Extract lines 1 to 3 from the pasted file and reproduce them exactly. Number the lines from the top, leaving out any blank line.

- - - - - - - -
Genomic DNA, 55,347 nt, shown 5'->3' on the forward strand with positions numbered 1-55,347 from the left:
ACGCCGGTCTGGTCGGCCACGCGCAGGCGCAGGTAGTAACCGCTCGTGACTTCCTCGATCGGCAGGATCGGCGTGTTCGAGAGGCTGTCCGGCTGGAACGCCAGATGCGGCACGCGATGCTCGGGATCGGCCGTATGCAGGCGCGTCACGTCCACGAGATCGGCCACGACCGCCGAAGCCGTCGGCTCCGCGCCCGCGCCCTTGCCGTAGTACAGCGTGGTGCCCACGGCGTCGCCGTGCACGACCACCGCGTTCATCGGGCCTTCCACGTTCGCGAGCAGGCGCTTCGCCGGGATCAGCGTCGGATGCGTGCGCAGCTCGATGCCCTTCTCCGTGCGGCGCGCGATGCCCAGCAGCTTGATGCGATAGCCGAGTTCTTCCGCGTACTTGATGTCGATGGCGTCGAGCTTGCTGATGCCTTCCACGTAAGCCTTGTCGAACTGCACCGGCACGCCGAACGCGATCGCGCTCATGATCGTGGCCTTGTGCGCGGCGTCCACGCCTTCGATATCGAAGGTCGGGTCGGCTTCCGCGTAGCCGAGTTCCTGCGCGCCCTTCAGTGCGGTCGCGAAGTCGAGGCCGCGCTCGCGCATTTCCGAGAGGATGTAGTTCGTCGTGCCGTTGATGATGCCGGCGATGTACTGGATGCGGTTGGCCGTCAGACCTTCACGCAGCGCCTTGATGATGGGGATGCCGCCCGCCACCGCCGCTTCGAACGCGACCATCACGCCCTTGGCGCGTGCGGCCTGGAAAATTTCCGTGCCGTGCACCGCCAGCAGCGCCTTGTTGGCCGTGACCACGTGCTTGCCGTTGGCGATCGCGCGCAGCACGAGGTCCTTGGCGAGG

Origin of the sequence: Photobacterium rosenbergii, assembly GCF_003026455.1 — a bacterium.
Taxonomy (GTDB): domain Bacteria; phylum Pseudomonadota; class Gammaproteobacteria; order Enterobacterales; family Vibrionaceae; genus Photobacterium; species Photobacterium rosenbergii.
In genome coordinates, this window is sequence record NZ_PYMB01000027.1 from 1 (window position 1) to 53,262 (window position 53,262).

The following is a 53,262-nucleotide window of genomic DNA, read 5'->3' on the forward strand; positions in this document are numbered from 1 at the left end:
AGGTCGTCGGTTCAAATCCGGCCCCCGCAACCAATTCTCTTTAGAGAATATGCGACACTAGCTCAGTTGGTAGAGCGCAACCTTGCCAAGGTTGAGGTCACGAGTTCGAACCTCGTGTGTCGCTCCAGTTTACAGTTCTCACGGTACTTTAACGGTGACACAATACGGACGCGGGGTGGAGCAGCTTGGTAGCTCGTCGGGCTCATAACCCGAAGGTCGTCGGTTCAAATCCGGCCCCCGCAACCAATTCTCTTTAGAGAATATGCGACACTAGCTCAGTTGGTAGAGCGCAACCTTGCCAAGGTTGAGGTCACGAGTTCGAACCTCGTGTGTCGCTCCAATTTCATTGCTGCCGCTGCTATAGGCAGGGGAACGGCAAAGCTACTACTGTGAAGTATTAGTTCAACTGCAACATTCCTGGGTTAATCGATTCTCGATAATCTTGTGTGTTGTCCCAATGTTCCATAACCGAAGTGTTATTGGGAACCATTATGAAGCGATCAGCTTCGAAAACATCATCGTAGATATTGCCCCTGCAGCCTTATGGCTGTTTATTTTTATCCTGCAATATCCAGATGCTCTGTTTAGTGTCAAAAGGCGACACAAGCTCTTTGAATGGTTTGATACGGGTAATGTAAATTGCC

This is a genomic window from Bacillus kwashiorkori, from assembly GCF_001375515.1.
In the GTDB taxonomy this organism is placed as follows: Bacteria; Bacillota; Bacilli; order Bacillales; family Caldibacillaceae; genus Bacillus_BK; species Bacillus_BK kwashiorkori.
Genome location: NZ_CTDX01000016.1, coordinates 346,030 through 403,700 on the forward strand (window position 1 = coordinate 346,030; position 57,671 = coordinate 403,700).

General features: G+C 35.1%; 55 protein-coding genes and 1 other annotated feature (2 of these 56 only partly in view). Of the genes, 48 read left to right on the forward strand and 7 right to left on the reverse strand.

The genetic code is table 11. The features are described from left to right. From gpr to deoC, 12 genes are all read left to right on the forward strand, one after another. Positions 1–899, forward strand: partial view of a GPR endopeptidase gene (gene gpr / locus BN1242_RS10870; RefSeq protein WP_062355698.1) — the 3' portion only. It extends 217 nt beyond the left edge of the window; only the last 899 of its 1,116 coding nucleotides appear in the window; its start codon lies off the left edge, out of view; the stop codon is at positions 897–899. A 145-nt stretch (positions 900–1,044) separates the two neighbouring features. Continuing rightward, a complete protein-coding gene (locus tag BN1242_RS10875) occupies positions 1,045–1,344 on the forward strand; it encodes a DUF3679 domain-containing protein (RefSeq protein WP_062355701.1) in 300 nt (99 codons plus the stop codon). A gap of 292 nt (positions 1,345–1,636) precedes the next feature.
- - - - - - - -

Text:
Genomic DNA, 55,347 nt, shown 5'->3' on the forward strand with positions numbered 1-55,347 from the left:
ACGCCGGTCTGGTCGGCCACGCGCAGGCGCAGGTAGTAACCGCTCGTGACTTCCTCGATCGGCAGGATCGGCGTGTTCGAGAGGCTGTCCGGCTGGAACGCCAGATGCGGCACGCGATGCTCGGGATCGGCCGTATGCAGGCGCGTCACGTCCACGAGATCGGCCACGACCGCCGAAGCCGTCGGCTCCGCGCCCGCGCCCTTGCCGTAGTACAGCGTGGTGCCCACGGCGTCGCCGTGCACGACCACCGCGTTCATCGGGCCTTCCACGTTCGCGAGCAGGCGCTTCGCCGGGATCAGCGTCGGATGCGTGCGCAGCTCGATGCCCTTCTCCGTGCGGCGCGCGATGCCCAGCAGCTTGATGCGATAGCCGAGTTCTTCCGCGTACTTGATGTCGATGGCGTCGAGCTTGCTGATGCCTTCCACGTAAGCCTTGTCGAACTGCACCGGCACGCCGAACGCGATCGCGCTCATGATCGTGGCCTTGTGCGCGGCGTCCACGCCTTCGATATCGAAGGTCGGGTCGGCTTCCGCGTAGCCGAGTTCCTGCGCGCCCTTCAGTGCGGTCGCGAAGTCGAGGCCGCGCTCGCGCATTTCCGAGAGGATGTAGTTCGTCGTGCCGTTGATGATGCCGGCGATGTACTGGATGCGGTTGGCCGTCAGACCTTCACGCAGCGCCTTGATGATGGGGATGCCGCCCGCCACCGCCGCTTCGAACGCGACCATCACGCCCTTGGCGCGTGCGGCCTGGAAAATTTCCGTGCCGTGCACCGCCAGCAGCGCCTTGTTGGCCGTGACCACGTGCTTGCCGTTGGCGATCGCGCGCAGCACGAGGTCCTTGGCGAGG

Origin of the sequence: Photobacterium rosenbergii, assembly GCF_003026455.1 — a bacterium.